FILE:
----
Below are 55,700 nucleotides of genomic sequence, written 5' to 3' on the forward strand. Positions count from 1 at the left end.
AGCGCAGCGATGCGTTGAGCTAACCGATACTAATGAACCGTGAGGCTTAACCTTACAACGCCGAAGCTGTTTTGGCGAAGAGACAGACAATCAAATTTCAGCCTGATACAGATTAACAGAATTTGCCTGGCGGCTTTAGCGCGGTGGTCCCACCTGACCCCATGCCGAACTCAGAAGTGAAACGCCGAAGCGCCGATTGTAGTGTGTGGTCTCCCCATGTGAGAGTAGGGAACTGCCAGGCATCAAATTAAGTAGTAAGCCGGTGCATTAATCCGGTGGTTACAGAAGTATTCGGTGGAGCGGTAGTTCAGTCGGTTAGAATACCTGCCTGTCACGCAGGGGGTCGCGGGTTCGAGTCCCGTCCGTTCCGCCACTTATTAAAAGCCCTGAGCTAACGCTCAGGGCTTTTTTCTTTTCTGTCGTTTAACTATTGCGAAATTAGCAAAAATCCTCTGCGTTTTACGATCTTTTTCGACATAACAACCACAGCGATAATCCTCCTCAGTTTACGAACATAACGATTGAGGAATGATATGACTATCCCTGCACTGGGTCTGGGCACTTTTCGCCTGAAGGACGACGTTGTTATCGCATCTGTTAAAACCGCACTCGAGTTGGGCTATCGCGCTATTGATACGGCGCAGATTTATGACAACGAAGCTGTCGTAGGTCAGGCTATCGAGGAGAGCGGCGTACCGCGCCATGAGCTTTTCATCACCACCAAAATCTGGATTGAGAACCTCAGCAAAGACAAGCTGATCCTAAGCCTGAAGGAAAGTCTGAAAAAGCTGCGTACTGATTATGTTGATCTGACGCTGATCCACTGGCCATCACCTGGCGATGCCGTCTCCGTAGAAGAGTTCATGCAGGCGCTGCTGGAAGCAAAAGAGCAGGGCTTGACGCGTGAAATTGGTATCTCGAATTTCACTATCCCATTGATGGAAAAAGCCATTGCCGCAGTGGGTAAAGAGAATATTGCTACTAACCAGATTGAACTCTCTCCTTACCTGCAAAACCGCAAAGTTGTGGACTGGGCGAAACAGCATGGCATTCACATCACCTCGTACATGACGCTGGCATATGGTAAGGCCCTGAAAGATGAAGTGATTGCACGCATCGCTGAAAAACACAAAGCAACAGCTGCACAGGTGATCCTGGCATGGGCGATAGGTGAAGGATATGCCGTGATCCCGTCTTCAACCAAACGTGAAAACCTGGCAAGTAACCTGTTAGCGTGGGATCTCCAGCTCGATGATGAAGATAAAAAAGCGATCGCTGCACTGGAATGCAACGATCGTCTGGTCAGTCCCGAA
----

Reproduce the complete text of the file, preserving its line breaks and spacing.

Below are 55,700 nucleotides of genomic sequence, written 5' to 3' on the forward strand. Positions count from 1 at the left end.
AGCGCAGCGATGCGTTGAGCTAACCGATACTAATGAACCGTGAGGCTTAACCTTACAACGCCGAAGCTGTTTTGGCGAAGAGACAGACAATCAAATTTCAGCCTGATACAGATTAACAGAATTTGCCTGGCGGCTTTAGCGCGGTGGTCCCACCTGACCCCATGCCGAACTCAGAAGTGAAACGCCGAAGCGCCGATTGTAGTGTGTGGTCTCCCCATGTGAGAGTAGGGAACTGCCAGGCATCAAATTAAGTAGTAAGCCGGTGCATTAATCCGGTGGTTACAGAAGTATTCGGTGGAGCGGTAGTTCAGTCGGTTAGAATACCTGCCTGTCACGCAGGGGGTCGCGGGTTCGAGTCCCGTCCGTTCCGCCACTTATTAAAAGCCCTGAGCTAACGCTCAGGGCTTTTTTCTTTTCTGTCGTTTAACTATTGCGAAATTAGCAAAAATCCTCTGCGTTTTACGATCTTTTTCGACATAACAACCACAGCGATAATCCTCCTCAGTTTACGAACATAACGATTGAGGAATGATATGACTATCCCTGCACTGGGTCTGGGCACTTTTCGCCTGAAGGACGACGTTGTTATCGCATCTGTTAAAACCGCACTCGAGTTGGGCTATCGCGCTATTGATACGGCGCAGATTTATGACAACGAAGCTGTCGTAGGTCAGGCTATCGAGGAGAGCGGCGTACCGCGCCATGAGCTTTTCATCACCACCAAAATCTGGATTGAGAACCTCAGCAAAGACAAGCTGATCCTAAGCCTGAAGGAAAGTCTGAAAAAGCTGCGTACTGATTATGTTGATCTGACGCTGATCCACTGGCCATCACCTGGCGATGCCGTCTCCGTAGAAGAGTTCATGCAGGCGCTGCTGGAAGCAAAAGAGCAGGGCTTGACGCGTGAAATTGGTATCTCGAATTTCACTATCCCATTGATGGAAAAAGCCATTGCCGCAGTGGGTAAAGAGAATATTGCTACTAACCAGATTGAACTCTCTCCTTACCTGCAAAACCGCAAAGTTGTGGACTGGGCGAAACAGCATGGCATTCACATCACCTCGTACATGACGCTGGCATATGGTAAGGCCCTGAAAGATGAAGTGATTGCACGCATCGCTGAAAAACACAAAGCAACAGCTGCACAGGTGATCCTGGCATGGGCGATAGGTGAAGGATATGCCGTGATCCCGTCTTCAACCAAACGTGAAAACCTGGCAAGTAACCTGTTAGCGTGGGATCTCCAGCTCGATGATGAAGATAAAAAAGCGATCGCTGCACTGGAATGCAACGATCGTCTGGTCAGTCCCGAA